Cubs

Cubs keeping Jon Lester’s yips in perspective

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Cubs keeping Jon Lester’s yips in perspective

The first four questions/statements during Jon Lester’s postgame media session involved the yips, how the Milwaukee Brewers stole five bases against him.

Even though the Cubs are now 17 games over .500, riding their $155 million ace into legitimate playoff contention and smashing realistic expectations for this year’s team.

Lester still started trending on Twitter during Thursday afternoon’s 9-2 victory over Milwaukee.

“At the end of the day, I gave up less than the other team,” Lester said inside Wrigley Field’s interview room/dungeon. “It is what it is. There are things that I need to improve on. But at the end of the day, we win. That’s all that matters.”

Until Lester’s second start in a Cubs uniform – on April 13 against the Cincinnati Reds – he had gone almost two full years since his last pickoff move.

Lester didn't bother again until this throw over to first base sailed wide right past Anthony Rizzo, allowing Jean Segura to cruise to second base in the third inning. Segura then easily stole third base while Lester stood on the mound holding onto the ball. Ryan Braun and Khris Davis combined to steal three more bases during that inning, though the last-place Brewers could only manufacture one run from that sequence.

“We all know what’s going on here,” Lester said. “Just got to do a better job.”

[MORE: Cubs win seventh straight thanks to 5 HRs]

The Cubs felt very comfortable investing all that money in the second half of Lester’s career. He doesn’t get defensive or pretend like this isn’t an issue. He’s accountable, reliable and a two-time World Series champion with the Boston Red Sox.

Lester – who has a reputation for being a strong finisher and a big-game pitcher – had thrown at least seven innings in each of his last seven starts. This time, the lefty gave up two runs across six innings and finished with 10 strikeouts.

Let’s not completely lose sight of the big picture: Lester is 8-8 with a 3.21 ERA and in position to throw 200 innings for the seventh time in the last eight seasons.

The Cubs believe there are ways to work around this with Lester’s swing-and-miss stuff, strategic pitchouts, varying times to home plate and personal catcher David Ross, an excellent defender with a strong arm who threw Segura out at third base in the fifth inning.

Lester also said he wouldn’t scrap the idea of throwing over to first base again this season.

“You just keep working at it – you don’t make a big deal about it,” manager Joe Maddon said. “He just needs to worry about getting the hitters out and let David take care of all that stuff.

“I’m really not worried about it right now. I thought Milwaukee’s game plan was a good one, but we were still able to keep them down.”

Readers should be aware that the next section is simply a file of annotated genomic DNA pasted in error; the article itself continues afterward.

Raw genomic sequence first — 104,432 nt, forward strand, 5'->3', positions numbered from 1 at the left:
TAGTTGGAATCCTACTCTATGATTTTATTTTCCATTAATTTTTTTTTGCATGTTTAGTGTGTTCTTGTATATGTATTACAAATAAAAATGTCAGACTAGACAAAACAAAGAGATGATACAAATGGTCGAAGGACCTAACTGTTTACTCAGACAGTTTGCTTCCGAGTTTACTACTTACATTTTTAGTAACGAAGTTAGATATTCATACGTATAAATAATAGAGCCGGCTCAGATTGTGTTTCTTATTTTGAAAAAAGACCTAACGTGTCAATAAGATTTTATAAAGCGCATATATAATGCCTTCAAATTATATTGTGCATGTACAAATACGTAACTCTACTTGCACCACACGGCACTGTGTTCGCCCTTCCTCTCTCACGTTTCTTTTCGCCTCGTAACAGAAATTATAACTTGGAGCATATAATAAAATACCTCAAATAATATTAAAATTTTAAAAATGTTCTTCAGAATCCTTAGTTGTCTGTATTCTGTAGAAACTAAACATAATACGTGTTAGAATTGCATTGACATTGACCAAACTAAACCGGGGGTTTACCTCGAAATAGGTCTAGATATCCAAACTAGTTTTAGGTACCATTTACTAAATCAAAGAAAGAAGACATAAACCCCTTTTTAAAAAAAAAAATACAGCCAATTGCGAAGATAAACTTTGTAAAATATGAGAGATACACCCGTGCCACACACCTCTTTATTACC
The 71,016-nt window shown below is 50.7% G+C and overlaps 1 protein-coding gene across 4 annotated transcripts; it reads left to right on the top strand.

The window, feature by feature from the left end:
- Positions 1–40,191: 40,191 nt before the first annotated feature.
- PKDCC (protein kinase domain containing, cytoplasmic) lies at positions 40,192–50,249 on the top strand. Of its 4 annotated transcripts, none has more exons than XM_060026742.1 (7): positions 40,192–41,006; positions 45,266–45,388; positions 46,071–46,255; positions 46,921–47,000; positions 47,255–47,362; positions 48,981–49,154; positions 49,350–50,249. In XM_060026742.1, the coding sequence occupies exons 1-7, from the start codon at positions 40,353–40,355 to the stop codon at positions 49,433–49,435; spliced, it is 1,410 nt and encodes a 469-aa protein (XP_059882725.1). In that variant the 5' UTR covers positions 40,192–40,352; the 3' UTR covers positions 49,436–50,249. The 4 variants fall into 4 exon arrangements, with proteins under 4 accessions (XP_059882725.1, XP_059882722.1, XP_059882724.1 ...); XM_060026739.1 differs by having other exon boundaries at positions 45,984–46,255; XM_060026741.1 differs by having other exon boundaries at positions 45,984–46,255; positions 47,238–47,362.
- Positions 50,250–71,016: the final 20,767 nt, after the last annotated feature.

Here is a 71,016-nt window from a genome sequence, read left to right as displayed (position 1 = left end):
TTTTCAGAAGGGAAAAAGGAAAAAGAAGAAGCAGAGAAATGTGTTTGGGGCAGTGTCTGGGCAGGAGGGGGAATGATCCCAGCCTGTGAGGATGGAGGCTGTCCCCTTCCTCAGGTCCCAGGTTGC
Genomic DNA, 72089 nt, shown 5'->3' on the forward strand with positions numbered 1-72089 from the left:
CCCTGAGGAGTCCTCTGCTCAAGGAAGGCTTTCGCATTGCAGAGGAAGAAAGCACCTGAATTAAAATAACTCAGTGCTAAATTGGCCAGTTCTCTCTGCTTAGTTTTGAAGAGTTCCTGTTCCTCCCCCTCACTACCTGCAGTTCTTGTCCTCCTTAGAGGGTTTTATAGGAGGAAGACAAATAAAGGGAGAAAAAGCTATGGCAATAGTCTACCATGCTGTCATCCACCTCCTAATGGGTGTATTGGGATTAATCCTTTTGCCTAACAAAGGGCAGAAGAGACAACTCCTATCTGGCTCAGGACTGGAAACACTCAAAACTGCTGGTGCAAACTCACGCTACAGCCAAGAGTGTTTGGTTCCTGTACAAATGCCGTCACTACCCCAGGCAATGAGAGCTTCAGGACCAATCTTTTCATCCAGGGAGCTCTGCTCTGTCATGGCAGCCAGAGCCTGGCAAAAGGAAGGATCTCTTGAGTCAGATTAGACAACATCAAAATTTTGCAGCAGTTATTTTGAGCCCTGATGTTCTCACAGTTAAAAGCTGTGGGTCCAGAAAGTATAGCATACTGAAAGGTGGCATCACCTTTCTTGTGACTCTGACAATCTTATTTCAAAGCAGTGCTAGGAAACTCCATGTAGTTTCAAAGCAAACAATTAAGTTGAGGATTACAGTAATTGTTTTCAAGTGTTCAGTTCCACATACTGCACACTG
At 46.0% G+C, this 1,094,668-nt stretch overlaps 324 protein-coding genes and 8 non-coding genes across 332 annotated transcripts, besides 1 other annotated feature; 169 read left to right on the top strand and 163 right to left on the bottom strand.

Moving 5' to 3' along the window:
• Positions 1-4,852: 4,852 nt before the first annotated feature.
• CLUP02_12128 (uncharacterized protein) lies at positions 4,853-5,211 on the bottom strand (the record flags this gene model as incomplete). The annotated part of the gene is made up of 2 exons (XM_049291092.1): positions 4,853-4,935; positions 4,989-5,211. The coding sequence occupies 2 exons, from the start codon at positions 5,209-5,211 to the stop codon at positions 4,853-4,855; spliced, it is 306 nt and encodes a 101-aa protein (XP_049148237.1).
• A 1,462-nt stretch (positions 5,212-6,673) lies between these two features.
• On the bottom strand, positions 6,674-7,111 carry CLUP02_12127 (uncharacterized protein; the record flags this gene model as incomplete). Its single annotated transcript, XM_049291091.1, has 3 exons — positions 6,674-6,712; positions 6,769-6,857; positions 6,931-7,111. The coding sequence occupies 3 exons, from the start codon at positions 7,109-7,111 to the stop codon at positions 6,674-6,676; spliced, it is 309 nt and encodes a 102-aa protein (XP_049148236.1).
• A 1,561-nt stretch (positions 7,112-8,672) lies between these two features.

[NBC SHOP: Gear up for the stretch run, Cubs fans!]

This is the what-if scenario for the Cubs down the road: The Kansas City Royals highlighted the problem by running wild during last year’s wild-card game. As the hired gun, Lester got a no-decision, the Oakland A’s lost in 12 innings and the Royals wound up going to the World Series.

“To be able to maintain that focus between him and home plate is the most important thing,” Maddon said. “I don’t want to make a big deal out of the other side of it. There are times where it could be an issue or be bothersome.

“Overall, he’s able to (put up good) numbers in spite of not wanting to throw to first base, so I have no qualms about that. But I also believe there’s going to be one moment he’s going to have that epiphany where all of a sudden it makes sense to him and you’re going to see him be able to do it more readily.”

Cubs Talk Podcast: Sitting down with new Cubs coaches Chili Davis and Jim Hickey

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USA TODAY

Cubs Talk Podcast: Sitting down with new Cubs coaches Chili Davis and Jim Hickey

Spring training baseball games are up around the bend, but before the boys of summer get into organized action, two of the team’s new coaches Chili Davis and Jim Hickey sit down with Kelly Crull.

Plus, Vinnie Duber joins Kelly to discuss these baseball conversations including the memorable first words of Kyle Schwarber to Chili Davis, “I don’t suck!"

Listen to the full episode at this link (iOS users can go here) or in the embedded player below. Subscribe to the podcast on Apple Podcasts.

Changes aren't exactly popular, but Cubs and Sox — except maybe Willson Contreras — will adapt to baseball's new pace-of-play rules

Changes aren't exactly popular, but Cubs and Sox — except maybe Willson Contreras — will adapt to baseball's new pace-of-play rules

MESA, Ariz. — We know Willson Contreras doesn’t like baseball’s new pace-of-play rules.

He isn’t the only one.